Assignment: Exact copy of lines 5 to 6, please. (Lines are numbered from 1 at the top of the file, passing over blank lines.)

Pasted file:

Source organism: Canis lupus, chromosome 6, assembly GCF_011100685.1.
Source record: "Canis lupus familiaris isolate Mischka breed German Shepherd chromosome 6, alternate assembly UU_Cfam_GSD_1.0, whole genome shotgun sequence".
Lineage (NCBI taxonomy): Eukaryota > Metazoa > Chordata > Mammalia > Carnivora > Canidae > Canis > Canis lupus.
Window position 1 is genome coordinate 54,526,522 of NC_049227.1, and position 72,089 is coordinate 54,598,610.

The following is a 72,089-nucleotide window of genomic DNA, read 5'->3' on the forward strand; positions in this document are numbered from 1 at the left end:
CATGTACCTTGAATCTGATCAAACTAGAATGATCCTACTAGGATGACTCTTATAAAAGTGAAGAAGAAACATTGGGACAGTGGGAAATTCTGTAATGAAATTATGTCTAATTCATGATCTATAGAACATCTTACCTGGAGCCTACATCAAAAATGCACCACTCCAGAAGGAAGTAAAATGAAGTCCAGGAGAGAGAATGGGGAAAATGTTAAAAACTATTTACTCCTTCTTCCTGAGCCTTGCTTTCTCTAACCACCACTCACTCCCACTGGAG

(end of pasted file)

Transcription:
The following is a 72,089-nucleotide window of genomic DNA, read 5'->3' on the forward strand; positions in this document are numbered from 1 at the left end:
CATGTACCTTGAATCTGATCAAACTAGAATGATCCTACTAGGATGACTCTTATAAAAGTGAAGAAGAAACATTGGGACAGTGGGAAATTCTGTAATGAAATTATGTCTAATTCATGATCTATAGAACATCTTACCTGGAGCCTACATCAAAAATGCACCACTCCAGAAGGAAGTAAAATGAAGTCCAGGAGAGAGAATGGGGAAAATGTTAAAAACTATTTACTCCTTCTTCCTGAGCCTTGCTTTCTCTAACCACCACTCACTCCCACTGGAG